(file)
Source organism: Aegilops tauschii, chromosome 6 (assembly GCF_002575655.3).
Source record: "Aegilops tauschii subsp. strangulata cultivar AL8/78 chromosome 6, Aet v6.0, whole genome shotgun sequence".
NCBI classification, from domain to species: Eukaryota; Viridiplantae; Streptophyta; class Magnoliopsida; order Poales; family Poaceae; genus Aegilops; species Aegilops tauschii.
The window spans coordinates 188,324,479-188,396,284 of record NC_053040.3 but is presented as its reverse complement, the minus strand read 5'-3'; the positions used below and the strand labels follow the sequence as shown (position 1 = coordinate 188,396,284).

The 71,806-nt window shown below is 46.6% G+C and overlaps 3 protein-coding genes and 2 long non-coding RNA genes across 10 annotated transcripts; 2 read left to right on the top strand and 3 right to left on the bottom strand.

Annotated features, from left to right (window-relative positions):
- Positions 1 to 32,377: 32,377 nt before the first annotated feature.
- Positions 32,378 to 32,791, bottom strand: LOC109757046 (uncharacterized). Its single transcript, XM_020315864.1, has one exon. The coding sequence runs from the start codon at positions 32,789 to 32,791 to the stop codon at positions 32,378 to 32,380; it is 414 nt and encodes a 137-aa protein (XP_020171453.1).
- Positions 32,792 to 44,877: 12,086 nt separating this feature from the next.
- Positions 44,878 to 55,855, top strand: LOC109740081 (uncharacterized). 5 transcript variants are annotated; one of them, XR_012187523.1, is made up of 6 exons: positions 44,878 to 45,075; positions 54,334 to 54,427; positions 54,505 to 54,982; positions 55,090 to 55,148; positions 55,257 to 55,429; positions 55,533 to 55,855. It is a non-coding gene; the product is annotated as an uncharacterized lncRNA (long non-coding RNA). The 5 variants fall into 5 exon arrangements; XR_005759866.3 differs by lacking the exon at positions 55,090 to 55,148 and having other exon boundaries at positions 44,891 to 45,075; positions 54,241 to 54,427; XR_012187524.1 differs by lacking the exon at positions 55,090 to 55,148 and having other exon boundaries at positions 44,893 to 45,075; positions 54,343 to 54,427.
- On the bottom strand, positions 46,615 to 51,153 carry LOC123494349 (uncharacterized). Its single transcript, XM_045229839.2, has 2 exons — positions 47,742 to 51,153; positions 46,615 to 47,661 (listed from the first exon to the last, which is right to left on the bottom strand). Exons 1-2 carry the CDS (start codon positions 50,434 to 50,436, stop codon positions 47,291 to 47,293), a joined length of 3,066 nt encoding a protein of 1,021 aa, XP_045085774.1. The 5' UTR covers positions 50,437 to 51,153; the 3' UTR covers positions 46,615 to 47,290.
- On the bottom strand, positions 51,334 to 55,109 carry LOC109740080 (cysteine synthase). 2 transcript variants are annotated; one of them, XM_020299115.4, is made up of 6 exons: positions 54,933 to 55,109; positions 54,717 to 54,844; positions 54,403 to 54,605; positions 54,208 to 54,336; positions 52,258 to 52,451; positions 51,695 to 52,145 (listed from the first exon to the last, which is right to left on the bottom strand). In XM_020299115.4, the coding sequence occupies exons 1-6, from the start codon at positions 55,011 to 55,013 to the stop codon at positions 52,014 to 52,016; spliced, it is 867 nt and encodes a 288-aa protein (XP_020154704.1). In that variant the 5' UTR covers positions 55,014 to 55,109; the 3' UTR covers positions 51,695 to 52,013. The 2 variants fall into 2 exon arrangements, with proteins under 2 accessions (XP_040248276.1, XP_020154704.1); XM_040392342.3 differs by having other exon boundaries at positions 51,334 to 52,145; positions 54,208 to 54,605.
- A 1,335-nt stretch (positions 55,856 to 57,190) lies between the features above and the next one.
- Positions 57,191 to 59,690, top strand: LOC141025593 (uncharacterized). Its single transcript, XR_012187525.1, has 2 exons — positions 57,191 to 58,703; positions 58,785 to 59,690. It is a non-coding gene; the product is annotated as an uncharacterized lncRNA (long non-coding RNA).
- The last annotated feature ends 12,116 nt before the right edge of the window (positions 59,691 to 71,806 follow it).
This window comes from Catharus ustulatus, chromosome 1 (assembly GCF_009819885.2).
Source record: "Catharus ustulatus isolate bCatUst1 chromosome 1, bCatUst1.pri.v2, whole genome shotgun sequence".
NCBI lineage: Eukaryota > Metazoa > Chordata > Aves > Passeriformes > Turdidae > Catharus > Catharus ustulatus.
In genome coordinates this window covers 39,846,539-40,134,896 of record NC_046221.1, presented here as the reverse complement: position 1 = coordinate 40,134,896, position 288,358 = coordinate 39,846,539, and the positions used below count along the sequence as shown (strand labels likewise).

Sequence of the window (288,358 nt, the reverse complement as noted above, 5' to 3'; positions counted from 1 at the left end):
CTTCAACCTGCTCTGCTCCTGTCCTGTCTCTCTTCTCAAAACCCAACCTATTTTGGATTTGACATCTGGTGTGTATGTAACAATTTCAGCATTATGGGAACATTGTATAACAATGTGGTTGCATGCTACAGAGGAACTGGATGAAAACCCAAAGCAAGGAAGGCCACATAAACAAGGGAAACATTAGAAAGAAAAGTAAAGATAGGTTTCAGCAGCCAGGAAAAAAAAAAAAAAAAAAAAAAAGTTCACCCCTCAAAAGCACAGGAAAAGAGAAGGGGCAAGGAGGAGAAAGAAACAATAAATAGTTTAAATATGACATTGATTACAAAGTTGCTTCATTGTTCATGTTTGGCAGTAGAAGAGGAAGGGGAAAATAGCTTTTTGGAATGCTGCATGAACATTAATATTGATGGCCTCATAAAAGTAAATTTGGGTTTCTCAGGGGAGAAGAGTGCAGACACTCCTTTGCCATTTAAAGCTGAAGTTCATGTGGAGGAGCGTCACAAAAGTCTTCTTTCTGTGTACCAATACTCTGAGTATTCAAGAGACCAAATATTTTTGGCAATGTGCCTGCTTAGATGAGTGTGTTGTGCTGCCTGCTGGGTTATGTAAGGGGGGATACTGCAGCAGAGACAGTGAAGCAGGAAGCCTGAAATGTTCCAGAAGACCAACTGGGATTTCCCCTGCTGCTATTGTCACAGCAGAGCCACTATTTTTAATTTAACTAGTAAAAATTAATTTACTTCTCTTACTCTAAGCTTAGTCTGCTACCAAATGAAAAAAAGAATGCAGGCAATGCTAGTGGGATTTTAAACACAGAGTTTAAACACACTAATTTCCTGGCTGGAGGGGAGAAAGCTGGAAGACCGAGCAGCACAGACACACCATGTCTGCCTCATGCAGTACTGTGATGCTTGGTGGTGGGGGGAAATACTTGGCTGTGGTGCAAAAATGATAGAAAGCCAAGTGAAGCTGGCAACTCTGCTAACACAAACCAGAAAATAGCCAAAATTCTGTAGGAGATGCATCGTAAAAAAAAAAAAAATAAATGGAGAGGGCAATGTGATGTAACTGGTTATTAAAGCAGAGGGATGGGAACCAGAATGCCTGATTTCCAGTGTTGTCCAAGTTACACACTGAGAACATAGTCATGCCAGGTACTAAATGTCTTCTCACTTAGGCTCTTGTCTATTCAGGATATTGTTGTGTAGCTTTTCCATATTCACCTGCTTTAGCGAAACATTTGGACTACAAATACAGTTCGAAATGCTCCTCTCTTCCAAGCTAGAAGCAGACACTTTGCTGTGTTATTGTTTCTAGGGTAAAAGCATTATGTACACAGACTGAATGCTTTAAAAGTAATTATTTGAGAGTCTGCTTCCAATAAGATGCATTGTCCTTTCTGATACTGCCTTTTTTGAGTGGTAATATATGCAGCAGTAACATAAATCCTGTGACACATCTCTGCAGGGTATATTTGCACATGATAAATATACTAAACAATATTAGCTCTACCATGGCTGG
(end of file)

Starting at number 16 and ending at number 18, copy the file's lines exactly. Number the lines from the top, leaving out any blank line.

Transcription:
This window comes from Catharus ustulatus, chromosome 1 (assembly GCF_009819885.2).
Source record: "Catharus ustulatus isolate bCatUst1 chromosome 1, bCatUst1.pri.v2, whole genome shotgun sequence".
NCBI lineage: Eukaryota > Metazoa > Chordata > Aves > Passeriformes > Turdidae > Catharus > Catharus ustulatus.